The Big Picture
Water deficits are forecast to persist with particular severity in Thailand and Malaysia through January 2017 as seen in the 12-month map (below). Surpluses dominate the forecast for southern Borneo and West Java.

Impacts
Food, water, community, education - basic platforms of human productivity - have been severely disrupted by drought in Southeast Asia. Rice prices have soared to a two-year high in Thailand and fruit production is down 20% in the eastern region. Coffee production in Vietnam - the world's largest producer of robusta beans - is expected to fall by 30%. 

In Malaysia 250 schools closed due to water shortages. In Cambodia - where over a third of schools are affected by the drought and 50% of children lack sufficient water - the school day has been ordered shortened. Record-breaking temperatures of 44.6°C (112.4°F) in Thailand, Laos, and Cambodia have exacerbated already difficult conditions. Leaving drought-ravaged farms in their home region, 81 illegal migrants - men, women, and children - from Cambodia's Siem Reap province were arrested in Thailand.

In Indonesia flooding is taking a toll. In the Indonesian port city of Semarang flooding left homes, markets, post offices, and the local police station underwater. Seasonal high tides reached 1.16 meters (3.80 feet) in some areas, causing traffic jams up to 15 kilometers (9 miles) long. According to one resident, the waters appear to be getting higher and higher each year. Seventeen university students died in flooding and landslides that hit North Sumatra.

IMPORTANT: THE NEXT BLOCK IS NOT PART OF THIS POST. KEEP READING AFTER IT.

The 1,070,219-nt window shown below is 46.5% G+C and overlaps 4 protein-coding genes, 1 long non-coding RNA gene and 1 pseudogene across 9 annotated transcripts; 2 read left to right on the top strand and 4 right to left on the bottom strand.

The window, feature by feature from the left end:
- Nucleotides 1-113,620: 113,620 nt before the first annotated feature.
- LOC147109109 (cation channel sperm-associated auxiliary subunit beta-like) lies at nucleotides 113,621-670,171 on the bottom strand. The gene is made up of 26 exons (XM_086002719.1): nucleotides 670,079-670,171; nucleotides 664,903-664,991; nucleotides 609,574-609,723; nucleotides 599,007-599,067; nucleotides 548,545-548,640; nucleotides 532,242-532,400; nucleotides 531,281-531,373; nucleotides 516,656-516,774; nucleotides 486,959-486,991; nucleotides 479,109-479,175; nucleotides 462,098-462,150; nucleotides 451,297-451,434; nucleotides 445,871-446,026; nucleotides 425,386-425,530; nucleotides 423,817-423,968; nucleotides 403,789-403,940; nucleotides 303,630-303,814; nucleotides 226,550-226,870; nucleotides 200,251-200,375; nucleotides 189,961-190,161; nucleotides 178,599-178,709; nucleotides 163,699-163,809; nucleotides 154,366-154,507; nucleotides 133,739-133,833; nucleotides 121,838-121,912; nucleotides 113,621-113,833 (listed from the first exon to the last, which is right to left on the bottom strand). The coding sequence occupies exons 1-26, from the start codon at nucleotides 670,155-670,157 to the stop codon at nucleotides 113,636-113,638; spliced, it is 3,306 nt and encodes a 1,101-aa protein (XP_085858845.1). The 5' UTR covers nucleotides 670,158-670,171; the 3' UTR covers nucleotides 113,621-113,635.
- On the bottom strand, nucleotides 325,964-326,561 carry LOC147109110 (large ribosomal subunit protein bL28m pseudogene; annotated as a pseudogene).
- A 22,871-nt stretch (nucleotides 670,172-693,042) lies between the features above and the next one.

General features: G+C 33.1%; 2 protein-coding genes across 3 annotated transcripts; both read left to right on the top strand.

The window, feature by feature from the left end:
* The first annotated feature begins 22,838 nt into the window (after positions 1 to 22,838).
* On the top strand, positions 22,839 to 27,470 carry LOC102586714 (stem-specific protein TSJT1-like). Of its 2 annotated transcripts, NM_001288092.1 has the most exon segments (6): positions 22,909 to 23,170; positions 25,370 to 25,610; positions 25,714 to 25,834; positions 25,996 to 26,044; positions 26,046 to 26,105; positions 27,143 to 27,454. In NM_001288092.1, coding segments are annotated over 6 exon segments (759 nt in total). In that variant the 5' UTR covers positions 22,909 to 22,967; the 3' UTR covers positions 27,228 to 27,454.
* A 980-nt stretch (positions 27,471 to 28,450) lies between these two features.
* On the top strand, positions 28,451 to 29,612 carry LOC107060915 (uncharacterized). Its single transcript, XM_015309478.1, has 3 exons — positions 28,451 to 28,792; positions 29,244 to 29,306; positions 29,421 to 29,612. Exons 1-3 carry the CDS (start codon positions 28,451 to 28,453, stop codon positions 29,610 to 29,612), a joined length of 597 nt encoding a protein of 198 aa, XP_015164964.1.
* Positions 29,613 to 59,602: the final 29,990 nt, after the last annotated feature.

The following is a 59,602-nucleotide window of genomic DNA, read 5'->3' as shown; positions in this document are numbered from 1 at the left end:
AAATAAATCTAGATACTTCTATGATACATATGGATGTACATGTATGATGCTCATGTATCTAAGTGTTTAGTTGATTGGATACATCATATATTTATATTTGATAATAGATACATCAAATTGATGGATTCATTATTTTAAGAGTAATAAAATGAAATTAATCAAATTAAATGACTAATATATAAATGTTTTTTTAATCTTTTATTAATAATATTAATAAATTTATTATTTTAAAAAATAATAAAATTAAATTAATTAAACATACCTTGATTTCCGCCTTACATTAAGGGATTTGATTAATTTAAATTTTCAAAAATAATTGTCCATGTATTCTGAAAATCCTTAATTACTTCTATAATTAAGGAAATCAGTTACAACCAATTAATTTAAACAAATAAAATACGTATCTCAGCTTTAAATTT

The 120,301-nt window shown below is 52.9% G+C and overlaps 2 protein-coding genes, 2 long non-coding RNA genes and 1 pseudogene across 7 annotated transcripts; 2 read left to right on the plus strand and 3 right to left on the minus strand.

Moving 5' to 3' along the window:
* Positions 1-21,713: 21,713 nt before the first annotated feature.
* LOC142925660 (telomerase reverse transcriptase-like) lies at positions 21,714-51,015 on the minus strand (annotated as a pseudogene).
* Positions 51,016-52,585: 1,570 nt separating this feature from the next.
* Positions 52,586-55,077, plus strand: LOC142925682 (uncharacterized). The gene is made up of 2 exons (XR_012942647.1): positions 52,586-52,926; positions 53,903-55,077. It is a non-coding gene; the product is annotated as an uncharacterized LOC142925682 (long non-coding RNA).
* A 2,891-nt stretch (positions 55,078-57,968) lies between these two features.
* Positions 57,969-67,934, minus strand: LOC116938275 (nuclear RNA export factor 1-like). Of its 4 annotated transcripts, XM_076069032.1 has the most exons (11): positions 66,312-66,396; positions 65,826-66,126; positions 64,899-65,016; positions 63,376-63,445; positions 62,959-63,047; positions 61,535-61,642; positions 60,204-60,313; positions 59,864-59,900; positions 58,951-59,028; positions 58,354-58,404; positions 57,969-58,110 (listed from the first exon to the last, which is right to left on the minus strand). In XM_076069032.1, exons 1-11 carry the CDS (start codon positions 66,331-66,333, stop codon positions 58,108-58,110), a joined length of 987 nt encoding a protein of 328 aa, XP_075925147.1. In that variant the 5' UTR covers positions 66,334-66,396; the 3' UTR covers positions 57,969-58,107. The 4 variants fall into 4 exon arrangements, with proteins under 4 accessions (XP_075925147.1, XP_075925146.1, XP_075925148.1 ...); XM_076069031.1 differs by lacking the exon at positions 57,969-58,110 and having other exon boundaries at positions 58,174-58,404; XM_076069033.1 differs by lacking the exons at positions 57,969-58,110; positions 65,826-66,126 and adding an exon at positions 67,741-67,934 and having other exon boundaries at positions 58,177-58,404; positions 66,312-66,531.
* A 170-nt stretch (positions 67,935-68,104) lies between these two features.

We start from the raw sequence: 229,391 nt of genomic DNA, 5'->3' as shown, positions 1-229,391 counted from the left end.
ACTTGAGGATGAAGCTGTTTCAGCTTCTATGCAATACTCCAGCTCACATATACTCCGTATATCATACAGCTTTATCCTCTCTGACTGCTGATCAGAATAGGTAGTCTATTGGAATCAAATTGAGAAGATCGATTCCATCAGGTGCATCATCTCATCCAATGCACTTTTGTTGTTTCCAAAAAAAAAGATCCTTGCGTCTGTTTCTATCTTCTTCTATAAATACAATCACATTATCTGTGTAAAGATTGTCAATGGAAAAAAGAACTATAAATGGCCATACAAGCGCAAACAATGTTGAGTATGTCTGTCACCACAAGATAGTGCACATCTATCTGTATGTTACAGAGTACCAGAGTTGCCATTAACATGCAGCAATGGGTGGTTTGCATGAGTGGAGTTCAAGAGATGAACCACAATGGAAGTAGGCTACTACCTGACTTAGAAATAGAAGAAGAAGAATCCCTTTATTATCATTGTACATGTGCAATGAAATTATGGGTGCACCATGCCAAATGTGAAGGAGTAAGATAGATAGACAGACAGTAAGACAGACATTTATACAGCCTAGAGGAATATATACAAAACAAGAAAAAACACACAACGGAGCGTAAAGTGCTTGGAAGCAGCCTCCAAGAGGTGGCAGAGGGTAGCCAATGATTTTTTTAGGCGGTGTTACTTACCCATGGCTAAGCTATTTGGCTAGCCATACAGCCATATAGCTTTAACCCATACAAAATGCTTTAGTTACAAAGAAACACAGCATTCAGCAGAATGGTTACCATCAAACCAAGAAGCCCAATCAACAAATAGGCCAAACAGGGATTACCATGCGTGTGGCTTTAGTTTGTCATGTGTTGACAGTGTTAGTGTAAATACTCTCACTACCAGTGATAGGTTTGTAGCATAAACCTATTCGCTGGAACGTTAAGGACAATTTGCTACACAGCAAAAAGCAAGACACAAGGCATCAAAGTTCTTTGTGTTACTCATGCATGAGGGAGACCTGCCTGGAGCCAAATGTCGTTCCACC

Forecast Breakdown
From May through July (see below) severe to exceptional water deficits are forecast in Thailand, Laos, Cambodia, Vietnam, the Malay Peninsula, northern Borneo, the Philippines, the island of Timor, and southern and eastern Papua New Guinea. Severe to exceptional surpluses are forecast in western Borneo and West Java during this period.

Deficits are forecast on the island of Timor from June through October and may be particularly widespread and exceptional July through September. Surpluses will continue to emerge across much of Java from August through November. Sumatra will transition from primarily water surplus to water deficit conditions from September through the remainder of the forecast period.

(It should be noted that forecast skill declines with longer lead times.)

Comment

Many analyses reported in ISciences-authored blog posts are based on data generated by the ISciences Water Security Indicator Model (WSIM). Other sources, if used, are referenced in footnotes accompanying individual posts. WSIM is a validated capability that produces monthly reports on current and forecast global freshwater surpluses and deficits with lead times of 1-9 months at 0.5°x0.5° resolution. This capability has been in continuous operation since April 2011 and has proven to provide reliable forecasts of emerging water security concerns in that time-frame. WSIM has the ability to assess the impacts of water anomalies on people, agriculture, and electricity generation. Detailed data, customized visualizations, and reports are available for purchase.

For more information contact info@isciences.com.

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